Waxy leaves flicker in the golden sun. Saline waterways appear through the tropical mangroves. The view of the paddling route ahead offers a crisp mirror of the pink and orange clouds above. A gull flashes across the glassy scene and my eyes struggle to focus on which plane to view: the sky or its perfect reflection. Silver baitfish help out by breaking through the aquatic barrier, taking my gaze back to the water, where an indolently cruising nurse shark navigates through its aquatic world under our paddleboards.
The alternate view, from above, would show our progress snaking through these clear aquatic trails—water channels weaving through the mangroves with a fluid lack of destination. We do have a goal, eventually, to push into Largo Sound. But for now, disappearing in the maze of spider-web roots takes us to a different place, what feels like the edge of the world.
It’s sunset in John Pennekamp Coral Reef State Park. The busy mid-day crowds are nowhere to be seen. Only the occasional hum of a fisherman’s slowly weaving boat breaks the silence. The bright smile against the hardy, bronzed face reminds us of the timeless laid-back lifestyle here in the Florida Keys.
As soon as we headed from the swampy flatlands over the U.S. Highway 1 bridge and into Key Largo, we knew that we were someplace much different. This 33-mile-long key of limestone and fossilized coral holds a rich history. Pirates and exiles frequented this land in its earliest days. The charts made in 1639, of Dutch cartographer Johannes Vingboons, named this location “Caio dos 12 Ligues.” Spanish explorers later mapped this area for sunken treasure exploration, naming the island “Cayo Largo.”
“Key Largo” is the recognizable name today, yet it still remains a refuge of sorts as around 10,500 residents now call it home.
Andrew Morris came here for the world-class scuba diving, the instruction leading him naturally into kayak guiding and outfitting. The bayside sunsets on the west side of the Key, made it easy to stay. “It’s the most serene, pristine environment,” Morris said. “I love being on the calm, glassy water— when you’re out there on the water it’s like your part of it.”
It wasn’t hard to spot Morris, in his bright sun hat, just as it wasn’t hard to spot Florida Bay Outfitters, where he works. The colorful selection of kayaks, and the sound of gravel crunching in and out of the parking lot lured us into this indispensable stop for maps, touring and fishing kayaks, SUPs and sunscreen—with expert advice and a few popular shop pets to welcome adventurers.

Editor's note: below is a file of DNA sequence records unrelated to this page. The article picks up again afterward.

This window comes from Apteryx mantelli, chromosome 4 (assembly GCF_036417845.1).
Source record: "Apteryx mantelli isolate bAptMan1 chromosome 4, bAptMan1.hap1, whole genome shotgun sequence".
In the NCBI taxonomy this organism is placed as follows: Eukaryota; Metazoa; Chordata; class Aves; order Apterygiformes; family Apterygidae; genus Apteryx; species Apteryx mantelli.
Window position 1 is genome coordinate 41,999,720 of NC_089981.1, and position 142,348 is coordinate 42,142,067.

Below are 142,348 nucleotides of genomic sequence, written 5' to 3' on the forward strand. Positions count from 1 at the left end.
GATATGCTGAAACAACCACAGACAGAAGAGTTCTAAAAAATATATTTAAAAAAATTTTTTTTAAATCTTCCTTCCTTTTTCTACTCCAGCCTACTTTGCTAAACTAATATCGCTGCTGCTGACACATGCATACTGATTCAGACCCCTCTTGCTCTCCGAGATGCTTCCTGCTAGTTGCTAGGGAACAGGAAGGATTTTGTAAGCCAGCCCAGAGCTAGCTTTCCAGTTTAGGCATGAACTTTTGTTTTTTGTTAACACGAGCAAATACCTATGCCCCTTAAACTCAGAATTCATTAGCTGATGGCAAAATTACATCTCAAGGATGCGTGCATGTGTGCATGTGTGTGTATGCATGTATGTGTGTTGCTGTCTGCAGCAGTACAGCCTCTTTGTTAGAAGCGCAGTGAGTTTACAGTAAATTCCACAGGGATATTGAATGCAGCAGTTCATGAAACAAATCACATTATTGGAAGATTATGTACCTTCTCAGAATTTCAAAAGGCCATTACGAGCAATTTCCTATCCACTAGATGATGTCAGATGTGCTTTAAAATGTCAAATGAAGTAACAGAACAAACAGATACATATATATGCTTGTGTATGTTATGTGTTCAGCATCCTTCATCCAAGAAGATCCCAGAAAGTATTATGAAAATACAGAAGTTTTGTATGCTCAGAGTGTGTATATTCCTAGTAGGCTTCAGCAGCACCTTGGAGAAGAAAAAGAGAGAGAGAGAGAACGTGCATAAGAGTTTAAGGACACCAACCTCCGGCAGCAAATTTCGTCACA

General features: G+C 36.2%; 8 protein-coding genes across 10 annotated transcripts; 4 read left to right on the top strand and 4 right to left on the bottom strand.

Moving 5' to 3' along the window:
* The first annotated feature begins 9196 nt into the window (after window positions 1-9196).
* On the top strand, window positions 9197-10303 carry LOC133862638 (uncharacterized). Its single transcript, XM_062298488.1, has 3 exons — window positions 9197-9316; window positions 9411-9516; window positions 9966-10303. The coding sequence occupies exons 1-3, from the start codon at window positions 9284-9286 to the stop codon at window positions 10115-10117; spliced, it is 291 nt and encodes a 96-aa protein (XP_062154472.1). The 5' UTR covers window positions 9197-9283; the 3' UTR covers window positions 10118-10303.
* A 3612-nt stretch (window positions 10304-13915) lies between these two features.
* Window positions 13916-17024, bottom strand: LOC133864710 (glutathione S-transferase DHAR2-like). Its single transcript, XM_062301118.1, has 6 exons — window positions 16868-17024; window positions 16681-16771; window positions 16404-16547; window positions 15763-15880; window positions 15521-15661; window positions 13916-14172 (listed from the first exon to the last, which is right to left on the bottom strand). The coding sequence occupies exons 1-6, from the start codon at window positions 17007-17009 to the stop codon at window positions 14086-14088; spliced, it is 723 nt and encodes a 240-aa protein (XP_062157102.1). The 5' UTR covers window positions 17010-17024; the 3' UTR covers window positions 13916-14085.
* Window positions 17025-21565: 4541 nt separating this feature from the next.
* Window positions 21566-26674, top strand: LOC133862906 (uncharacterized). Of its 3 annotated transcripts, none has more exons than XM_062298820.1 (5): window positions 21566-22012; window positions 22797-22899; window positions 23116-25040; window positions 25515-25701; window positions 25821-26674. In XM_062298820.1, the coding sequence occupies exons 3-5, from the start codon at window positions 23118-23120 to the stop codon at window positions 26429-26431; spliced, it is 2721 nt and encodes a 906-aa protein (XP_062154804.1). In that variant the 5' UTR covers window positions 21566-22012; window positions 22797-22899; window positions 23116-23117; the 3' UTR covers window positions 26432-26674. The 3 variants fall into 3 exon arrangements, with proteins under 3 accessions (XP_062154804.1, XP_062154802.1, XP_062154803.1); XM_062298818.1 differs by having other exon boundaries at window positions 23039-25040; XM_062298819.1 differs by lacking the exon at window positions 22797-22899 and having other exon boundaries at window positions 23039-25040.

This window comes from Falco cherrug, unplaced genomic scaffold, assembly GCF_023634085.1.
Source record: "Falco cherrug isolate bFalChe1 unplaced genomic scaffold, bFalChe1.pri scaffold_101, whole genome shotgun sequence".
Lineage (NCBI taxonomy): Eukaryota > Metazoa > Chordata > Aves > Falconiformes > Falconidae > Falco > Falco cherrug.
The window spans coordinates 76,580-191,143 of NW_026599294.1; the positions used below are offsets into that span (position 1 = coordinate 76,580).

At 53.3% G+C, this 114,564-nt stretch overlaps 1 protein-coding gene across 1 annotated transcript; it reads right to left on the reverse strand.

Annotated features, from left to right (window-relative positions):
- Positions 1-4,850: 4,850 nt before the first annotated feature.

A huge number of possible adventure options are housed in the waterproof maps FBO includes with sales and rentals. Fortunately we had Morris—potentially a descendant of pirates—to point us in the right direction to find the paddling treasure. What about the best one-day option within reach? Morris smiled.
“If you want the best of fishing and paddling, look no further than Rattlesnake Key,” Morris exclaimed. “Loads of snappers at the base of mangroves. Juvenile tarpon cruise through all the time. And keep your eye out for the fiery barracudas that cruise through looking for meals.”
He pointed back to the map, “Find your way to Upper Sound Point on Rattlesnake Key at low tide,” he said. “The flats fishing there is not to be missed.”
The only thing missing from the equation was fishing gear. Fortunately, Pete’s Pro Shop—a must-stop for interested anglers—is only a short drive from FBOs. The dedicated staff at Pete’s has an interesting organizational method for fishing gear, with sections dedicated by species. A complete beginner would feel at ease searching out the appropriate gear; the advanced angler acknowledging a professional touch with no shortage of key advice.
Loaded up, we paddled out on the east, Atlantic side toward Rattlesnake Key.
“It feels like we’re paddling on the moon,” Aaron said, assessing the suddenly empty coral surroundings toward the northeast end of the key, paddling past a shipwreck landmark, and then getting out to explore the enclosed reef fish and crab scurrying among the tide pools.
On the paddle home we discussed just how quickly a side-venture off the Highway 1 strip of businesses leaves any tourist crowds immediately behind. After looking at the next possibilities on the map, and spitballing ideas with the local guides, we realized what an easy jumping-off point the Keys present paddlers wanting easy, instant access to a totally unique, yet forgiving environment. When the mid-day heat and the winds don’t cooperate, there’s still a place to paddle with the mangroves offering respite. The talk turned to multi-day itineraries, shuttled downwind paddling adventures. We’d only scratched the surface. We needed more water, and more time.
We ended the day at a Cuban cafe known for café con leches with sweetbread in the morning and grilled shrimp by night. In the glowing dusk light, that edge-of-the earth feeling returned. Bright sand melted into the wild turquoise of the Atlantic Ocean. On the wild and beautiful horizon, billowing thunderheads reached into the atmosphere as vivid orange starfish slowly worked their way on the sandy flats. Tarpon of a bull shark’s stature plowed the waters searching for the next meal.
With a taste for more, we eyed another magic sunset tour back into the mangroves.
The article was originally published on Standup Paddling
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